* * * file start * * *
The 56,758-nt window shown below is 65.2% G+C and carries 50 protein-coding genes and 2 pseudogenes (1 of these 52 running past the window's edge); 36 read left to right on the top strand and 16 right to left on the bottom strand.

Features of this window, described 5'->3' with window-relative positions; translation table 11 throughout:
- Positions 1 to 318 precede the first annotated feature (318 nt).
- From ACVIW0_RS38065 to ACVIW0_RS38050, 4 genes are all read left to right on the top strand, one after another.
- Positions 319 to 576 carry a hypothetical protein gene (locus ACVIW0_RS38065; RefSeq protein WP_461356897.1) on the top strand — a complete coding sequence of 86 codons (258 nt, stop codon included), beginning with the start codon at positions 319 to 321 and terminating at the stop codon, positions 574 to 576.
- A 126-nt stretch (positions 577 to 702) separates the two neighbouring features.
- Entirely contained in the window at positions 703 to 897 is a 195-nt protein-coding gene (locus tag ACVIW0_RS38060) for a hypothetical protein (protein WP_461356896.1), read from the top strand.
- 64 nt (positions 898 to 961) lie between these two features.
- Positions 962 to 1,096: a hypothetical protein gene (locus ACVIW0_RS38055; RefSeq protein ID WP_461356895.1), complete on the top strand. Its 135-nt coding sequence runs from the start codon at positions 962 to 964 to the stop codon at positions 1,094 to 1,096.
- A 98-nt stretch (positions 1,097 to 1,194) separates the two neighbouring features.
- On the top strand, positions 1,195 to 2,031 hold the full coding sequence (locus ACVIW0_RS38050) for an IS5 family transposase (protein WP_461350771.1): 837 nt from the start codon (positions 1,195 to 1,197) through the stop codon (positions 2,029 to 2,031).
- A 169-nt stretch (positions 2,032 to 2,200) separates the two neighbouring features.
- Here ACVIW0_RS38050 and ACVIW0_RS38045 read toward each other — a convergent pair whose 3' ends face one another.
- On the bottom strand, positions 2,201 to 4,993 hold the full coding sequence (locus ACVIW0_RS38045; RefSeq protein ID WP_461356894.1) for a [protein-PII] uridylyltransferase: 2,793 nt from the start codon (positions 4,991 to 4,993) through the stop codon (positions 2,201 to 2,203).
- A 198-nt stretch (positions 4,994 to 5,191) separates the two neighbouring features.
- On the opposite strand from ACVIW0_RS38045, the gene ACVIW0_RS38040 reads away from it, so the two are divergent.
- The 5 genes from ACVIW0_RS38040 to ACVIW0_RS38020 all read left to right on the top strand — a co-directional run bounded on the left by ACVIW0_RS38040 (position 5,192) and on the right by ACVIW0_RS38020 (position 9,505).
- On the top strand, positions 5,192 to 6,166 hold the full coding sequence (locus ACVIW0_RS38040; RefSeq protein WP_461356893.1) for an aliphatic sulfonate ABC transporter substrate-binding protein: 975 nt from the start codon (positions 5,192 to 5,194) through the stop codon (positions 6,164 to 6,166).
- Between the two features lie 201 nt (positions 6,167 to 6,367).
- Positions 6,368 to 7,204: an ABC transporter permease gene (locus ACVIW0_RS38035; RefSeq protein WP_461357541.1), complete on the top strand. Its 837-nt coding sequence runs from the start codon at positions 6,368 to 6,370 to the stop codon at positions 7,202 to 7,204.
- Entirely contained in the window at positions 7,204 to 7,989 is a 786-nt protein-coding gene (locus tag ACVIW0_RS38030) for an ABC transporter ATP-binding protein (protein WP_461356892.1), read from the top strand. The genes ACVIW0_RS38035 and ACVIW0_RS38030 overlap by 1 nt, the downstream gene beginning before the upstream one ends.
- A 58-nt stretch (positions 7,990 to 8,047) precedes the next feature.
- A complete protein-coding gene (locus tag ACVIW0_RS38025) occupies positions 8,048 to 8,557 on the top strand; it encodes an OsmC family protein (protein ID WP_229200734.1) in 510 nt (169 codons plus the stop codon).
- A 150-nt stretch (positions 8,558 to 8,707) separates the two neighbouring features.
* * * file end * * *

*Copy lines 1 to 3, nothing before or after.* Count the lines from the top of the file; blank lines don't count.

The 56,758-nt window shown below is 65.2% G+C and carries 50 protein-coding genes and 2 pseudogenes (1 of these 52 running past the window's edge); 36 read left to right on the top strand and 16 right to left on the bottom strand.

Features of this window, described 5'->3' with window-relative positions; translation table 11 throughout:
- Positions 1 to 318 precede the first annotated feature (318 nt).